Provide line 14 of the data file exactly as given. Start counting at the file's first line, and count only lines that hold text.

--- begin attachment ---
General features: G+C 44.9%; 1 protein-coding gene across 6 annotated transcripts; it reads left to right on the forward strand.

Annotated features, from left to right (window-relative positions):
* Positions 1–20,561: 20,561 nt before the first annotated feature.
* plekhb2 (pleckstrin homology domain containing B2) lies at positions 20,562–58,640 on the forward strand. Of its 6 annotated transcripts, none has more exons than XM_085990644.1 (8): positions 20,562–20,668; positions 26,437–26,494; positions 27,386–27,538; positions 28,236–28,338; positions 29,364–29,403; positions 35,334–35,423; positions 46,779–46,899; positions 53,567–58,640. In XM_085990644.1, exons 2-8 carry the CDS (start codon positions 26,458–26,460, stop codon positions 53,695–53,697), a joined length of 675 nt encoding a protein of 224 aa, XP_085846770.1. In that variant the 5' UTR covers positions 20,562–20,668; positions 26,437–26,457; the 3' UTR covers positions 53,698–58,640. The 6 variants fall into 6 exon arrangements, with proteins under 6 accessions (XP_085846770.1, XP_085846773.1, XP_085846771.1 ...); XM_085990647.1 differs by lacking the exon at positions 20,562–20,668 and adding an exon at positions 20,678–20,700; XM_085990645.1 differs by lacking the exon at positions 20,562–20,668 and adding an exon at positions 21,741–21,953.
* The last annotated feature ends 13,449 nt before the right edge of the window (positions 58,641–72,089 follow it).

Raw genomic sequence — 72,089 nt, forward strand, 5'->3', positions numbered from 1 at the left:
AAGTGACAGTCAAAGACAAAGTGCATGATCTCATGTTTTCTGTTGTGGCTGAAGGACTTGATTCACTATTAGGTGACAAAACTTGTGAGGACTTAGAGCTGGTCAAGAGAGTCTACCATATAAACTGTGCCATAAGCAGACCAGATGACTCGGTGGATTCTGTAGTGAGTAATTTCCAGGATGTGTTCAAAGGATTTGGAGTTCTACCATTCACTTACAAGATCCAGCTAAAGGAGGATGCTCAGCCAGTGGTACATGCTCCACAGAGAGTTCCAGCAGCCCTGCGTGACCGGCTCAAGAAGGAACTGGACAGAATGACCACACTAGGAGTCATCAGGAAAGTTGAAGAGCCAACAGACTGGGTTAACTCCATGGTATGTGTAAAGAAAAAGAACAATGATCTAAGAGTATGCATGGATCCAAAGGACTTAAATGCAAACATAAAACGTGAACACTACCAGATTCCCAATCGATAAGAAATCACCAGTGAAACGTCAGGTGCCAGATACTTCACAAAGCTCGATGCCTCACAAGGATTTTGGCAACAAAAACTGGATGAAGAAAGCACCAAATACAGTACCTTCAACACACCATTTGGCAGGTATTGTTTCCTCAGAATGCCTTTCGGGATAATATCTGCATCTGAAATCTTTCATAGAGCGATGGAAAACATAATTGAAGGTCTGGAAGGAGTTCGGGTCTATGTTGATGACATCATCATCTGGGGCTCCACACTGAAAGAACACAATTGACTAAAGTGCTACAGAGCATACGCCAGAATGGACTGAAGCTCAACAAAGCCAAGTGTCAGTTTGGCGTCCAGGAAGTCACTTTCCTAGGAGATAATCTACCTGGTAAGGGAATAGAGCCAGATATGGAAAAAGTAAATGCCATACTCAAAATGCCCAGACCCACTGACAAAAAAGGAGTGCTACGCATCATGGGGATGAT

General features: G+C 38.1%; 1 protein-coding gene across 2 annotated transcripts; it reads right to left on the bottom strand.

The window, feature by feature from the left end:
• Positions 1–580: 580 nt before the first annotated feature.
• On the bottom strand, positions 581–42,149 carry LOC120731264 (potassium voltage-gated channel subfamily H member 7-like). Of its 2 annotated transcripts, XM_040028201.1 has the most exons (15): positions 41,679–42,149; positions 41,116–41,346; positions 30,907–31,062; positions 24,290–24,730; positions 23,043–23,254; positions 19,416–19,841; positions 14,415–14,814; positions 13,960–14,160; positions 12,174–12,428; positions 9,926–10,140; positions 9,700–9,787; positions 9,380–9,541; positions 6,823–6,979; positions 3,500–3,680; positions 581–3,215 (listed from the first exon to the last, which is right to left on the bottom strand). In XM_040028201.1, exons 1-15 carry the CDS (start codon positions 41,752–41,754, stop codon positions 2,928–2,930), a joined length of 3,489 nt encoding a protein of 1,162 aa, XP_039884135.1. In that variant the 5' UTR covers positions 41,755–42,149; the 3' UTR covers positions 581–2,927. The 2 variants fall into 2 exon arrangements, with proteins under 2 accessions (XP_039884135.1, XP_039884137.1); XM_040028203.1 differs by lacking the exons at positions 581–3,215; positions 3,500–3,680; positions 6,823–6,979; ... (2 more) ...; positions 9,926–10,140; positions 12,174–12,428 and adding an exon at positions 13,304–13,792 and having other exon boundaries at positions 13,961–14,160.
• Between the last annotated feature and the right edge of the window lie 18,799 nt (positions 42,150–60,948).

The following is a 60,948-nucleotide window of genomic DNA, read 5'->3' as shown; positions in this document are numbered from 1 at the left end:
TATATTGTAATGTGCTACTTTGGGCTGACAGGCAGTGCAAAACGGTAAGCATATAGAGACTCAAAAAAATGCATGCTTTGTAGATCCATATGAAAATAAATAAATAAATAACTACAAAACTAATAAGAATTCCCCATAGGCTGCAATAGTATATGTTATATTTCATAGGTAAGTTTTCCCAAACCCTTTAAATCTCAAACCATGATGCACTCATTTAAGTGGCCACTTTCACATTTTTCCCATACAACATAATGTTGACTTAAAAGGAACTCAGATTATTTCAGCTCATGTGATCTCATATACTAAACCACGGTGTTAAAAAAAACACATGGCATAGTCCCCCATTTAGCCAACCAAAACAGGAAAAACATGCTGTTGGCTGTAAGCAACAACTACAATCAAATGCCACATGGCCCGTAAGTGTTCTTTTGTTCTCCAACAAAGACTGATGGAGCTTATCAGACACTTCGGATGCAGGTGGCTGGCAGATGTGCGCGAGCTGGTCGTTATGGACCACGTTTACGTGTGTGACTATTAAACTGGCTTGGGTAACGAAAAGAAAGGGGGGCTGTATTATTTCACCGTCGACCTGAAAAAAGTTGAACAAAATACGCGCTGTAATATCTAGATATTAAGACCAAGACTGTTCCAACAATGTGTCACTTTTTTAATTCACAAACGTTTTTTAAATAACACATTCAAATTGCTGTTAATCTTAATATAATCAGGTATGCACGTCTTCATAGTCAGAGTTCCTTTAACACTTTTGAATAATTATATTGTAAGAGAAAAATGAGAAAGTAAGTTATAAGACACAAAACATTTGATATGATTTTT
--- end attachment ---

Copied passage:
TATATTGTAATGTGCTACTTTGGGCTGACAGGCAGTGCAAAACGGTAAGCATATAGAGACTCAAAAAAATGCATGCTTTGTAGATCCATATGAAAATAAATAAATAAATAACTACAAAACTAATAAGAATTCCCCATAGGCTGCAATAGTATATGTTATATTTCATAGGTAAGTTTTCCCAAACCCTTTAAATCTCAAACCATGATGCACTCATTTAAGTGGCCACTTTCACATTTTTCCCATACAACATAATGTTGACTTAAAAGGAACTCAGATTATTTCAGCTCATGTGATCTCATATACTAAACCACGGTGTTAAAAAAAACACATGGCATAGTCCCCCATTTAGCCAACCAAAACAGGAAAAACATGCTGTTGGCTGTAAGCAACAACTACAATCAAATGCCACATGGCCCGTAAGTGTTCTTTTGTTCTCCAACAAAGACTGATGGAGCTTATCAGACACTTCGGATGCAGGTGGCTGGCAGATGTGCGCGAGCTGGTCGTTATGGACCACGTTTACGTGTGTGACTATTAAACTGGCTTGGGTAACGAAAAGAAAGGGGGGCTGTATTATTTCACCGTCGACCTGAAAAAAGTTGAACAAAATACGCGCTGTAATATCTAGATATTAAGACCAAGACTGTTCCAACAATGTGTCACTTTTTTAATTCACAAACGTTTTTTAAATAACACATTCAAATTGCTGTTAATCTTAATATAATCAGGTATGCACGTCTTCATAGTCAGAGTTCCTTTAACACTTTTGAATAATTATATTGTAAGAGAAAAATGAGAAAGTAAGTTATAAGACACAAAACATTTGATATGATTTTT